Dumb question: new router with same SSID and password?

I am trying to solve a few problems by upgrading my old ORBI router to a new EERO Pro 6E, courtesy of a nice Black Friday sale and a generous return policy.

It would be for easier to set the SSID and password of the new router to match the old, so I don’t have to update every device in the house.

Am I making a mistake? I don’t think there is any “legacy” data within that info on each device that I want wiped out, but I thought I would ask here first!

Iirc, Eero’s instructions suggest doing exactly that when replacing a router with theirs.

Pretty sure the only risk is that someone/something had access to your old network and now has access to your new network.

I would consider changing the SSID and password for the old router before you give it away or whatever. If there’s a way to reset to factory, that might be even better, but I don’t know routers well enough to know if it would then still be able to apply any intervening patches or firmware updates (which are kind of important for routers these days)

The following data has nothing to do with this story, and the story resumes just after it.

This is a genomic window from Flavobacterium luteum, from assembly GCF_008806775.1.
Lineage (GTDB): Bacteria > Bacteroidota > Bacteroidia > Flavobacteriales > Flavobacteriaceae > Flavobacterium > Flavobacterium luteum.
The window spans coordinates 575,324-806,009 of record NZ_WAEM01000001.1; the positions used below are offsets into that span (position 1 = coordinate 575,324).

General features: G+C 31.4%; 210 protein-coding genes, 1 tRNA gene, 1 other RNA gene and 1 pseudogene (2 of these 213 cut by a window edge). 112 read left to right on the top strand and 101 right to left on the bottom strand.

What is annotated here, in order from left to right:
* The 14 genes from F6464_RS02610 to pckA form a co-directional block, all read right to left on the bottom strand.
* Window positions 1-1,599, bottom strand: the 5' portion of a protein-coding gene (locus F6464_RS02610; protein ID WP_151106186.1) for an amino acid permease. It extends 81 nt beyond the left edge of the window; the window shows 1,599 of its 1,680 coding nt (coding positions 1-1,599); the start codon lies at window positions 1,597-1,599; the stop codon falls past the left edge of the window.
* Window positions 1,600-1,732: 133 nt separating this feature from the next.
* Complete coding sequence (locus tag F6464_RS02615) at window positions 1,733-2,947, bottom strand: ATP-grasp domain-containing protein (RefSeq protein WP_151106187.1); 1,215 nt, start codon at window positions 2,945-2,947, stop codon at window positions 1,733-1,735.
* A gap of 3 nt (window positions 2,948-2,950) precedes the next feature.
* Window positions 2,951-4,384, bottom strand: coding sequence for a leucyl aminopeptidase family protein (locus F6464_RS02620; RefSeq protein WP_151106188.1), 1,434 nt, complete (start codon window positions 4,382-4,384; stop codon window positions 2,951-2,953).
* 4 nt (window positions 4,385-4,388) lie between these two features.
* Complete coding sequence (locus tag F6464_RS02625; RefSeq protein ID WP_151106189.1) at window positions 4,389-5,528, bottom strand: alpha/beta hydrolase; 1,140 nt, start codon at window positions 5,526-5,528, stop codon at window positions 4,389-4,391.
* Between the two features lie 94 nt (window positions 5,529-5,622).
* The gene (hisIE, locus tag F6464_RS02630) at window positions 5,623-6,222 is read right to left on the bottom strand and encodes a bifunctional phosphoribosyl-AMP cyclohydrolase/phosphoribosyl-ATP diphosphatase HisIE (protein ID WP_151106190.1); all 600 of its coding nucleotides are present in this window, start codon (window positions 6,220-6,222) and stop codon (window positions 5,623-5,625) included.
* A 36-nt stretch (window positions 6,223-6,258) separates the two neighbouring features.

Very appreciated. I’ll try it with the new and if it solves at least one problem, factory reset before giving away the old!

I did exactly this when moving from the Apple Extreme to Eero.

It worked like a charm.

Of course on your old router you should do a factory reset when you’re comfortable you’re across with no issues.

The only issue I’ve come across doing this is where I have set static IP’s for devices and the new router has a different subnet to the old router/network.

When I fairly recently had to change my router, I ended up struggling to access my NAS for a short period, until I realised what the issue was.

If everything is using DHCP, then you should have no issues - but there may be a delay for new devices to be fully accessible until they get a new IP address from the router (I think it’s DHCP timeout on the router and by default seems to be 24 hours on the routers I’ve used).

In this instance (refresh of DHCP/persistence of IP Addressing), reconnection to WiFi or Ethernet (i.e. as the new router powers up and offers connection) may cause renegotiation of DHCP, if not power cycling of the device will.

The weirdest thing may be that if the same Subnet is used, there may be a conflict where two different devices believe they have been leased the same IP Address, in that instance it’s likely that neither will work.